Since the volcanic ash grounded flights, many card providers have offered goodwill gestures, which they may do if it happens again. In April, MBNA, HSBC, First Direct, Royal Bank of Scotland, NatWest, Co-operative Bank and Smile all announced that they would refund the overseas ATM fees and charges for credit- and debit-card transactions. Some offered a refund of charges for purchases made using debit cards overseas too. Each of them, plus Barclays and Barclaycard, offered their customers other relief, such as increased credit limits.
This won't solve all your problems. You'd still pay interest on cash withdrawals at horrendous rates of 20% APR+, for example, and this from day one (i.e. you get no interest-free period).
Even so, it's sensible to have a credit card when overseas for emergencies, particularly if the card providers decide to offer you better terms after such disasters.
Any credit card could be useful in an emergency, but if you're overseas there are a few cards that work out somewhat cheaper. With the Nationwide credit (or debit) card, the Post Office card, the SAGA card (for over 50s) and the Santander Zero card (which recently became available in branches and by telephone to new Santander customers, as well as online to Santander current account customers), you'll often get about as good a foreign-currency deal as you can get through any other means. Read their terms and conditions before buying.
Before going on holiday, have a plan in place to pay any credit-card (or other) bills in case you get stuck somewhere, so as to avoid getting fined or bad marks on your credit report.
In April, many travel insurers released statements effectively admitting they don't usually cover this, but will do so as a matter of goodwill. The Post Office and Fortis Insurance considered claims for delayed departure or abandonment by classifying the ash as 'bad weather' under its policy terms, for example, and many insurers offered a free extension to existing travel insurance for those stuck abroad.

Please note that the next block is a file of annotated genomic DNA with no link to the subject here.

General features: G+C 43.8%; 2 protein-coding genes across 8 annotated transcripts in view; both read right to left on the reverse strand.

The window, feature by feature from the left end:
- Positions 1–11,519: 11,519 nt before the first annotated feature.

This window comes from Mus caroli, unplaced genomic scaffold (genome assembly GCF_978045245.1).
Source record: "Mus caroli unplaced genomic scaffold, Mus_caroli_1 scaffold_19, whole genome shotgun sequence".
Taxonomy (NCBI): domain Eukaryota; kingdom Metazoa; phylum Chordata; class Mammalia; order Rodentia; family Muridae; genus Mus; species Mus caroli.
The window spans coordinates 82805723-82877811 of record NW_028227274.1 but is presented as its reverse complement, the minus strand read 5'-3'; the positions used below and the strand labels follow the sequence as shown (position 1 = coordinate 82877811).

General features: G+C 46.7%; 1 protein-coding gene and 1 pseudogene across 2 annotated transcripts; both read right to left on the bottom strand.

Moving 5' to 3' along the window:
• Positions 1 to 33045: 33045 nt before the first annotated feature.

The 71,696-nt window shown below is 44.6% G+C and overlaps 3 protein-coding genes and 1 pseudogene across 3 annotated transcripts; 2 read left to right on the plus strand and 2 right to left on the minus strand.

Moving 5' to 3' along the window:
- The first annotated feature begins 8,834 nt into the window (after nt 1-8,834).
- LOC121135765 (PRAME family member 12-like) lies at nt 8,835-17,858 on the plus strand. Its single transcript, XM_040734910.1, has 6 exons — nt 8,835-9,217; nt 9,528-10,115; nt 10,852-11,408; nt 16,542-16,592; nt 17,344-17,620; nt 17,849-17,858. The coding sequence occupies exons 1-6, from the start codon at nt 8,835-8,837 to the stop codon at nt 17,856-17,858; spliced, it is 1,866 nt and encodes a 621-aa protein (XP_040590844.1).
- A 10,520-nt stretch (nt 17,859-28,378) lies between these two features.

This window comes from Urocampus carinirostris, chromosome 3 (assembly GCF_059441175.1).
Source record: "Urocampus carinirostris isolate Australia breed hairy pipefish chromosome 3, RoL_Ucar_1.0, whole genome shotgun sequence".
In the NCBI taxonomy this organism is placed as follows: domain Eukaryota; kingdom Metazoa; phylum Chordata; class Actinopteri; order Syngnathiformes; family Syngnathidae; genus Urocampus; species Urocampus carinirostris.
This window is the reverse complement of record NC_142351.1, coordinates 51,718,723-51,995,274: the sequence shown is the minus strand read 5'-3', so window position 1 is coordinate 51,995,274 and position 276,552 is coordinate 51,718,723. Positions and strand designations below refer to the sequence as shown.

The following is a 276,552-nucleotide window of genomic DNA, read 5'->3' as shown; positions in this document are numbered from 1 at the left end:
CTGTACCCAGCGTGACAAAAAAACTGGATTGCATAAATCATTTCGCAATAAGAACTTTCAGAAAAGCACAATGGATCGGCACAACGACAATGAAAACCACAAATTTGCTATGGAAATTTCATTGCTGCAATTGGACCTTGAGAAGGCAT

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Most travel policies don't pay a great deal of compensation when you have delays. The Post Office, for example, pays just £20 after an eight-hour delay, then £20 for each further 12-hour delay up to a £300 limit (although it'll pay up to £5,000 for flight and accommodation costs in the event of a claimable cancellation). Insurance payments for delays are generally paid on top of whatever the airline pays.
In the event of claimable incidents, save and print off the evidence from the airline's website, and wherever else, as evidence for your insurer. Often, the terms and conditions state that you must have checked in to claim the benefits of your insurance, so try to do so if you possibly can.
If you're not happy with how the insurer deals with your claim and believe it is unfair and against the terms and conditions, write a letter of complaint. If you're not happy with the result, complain to the FOS.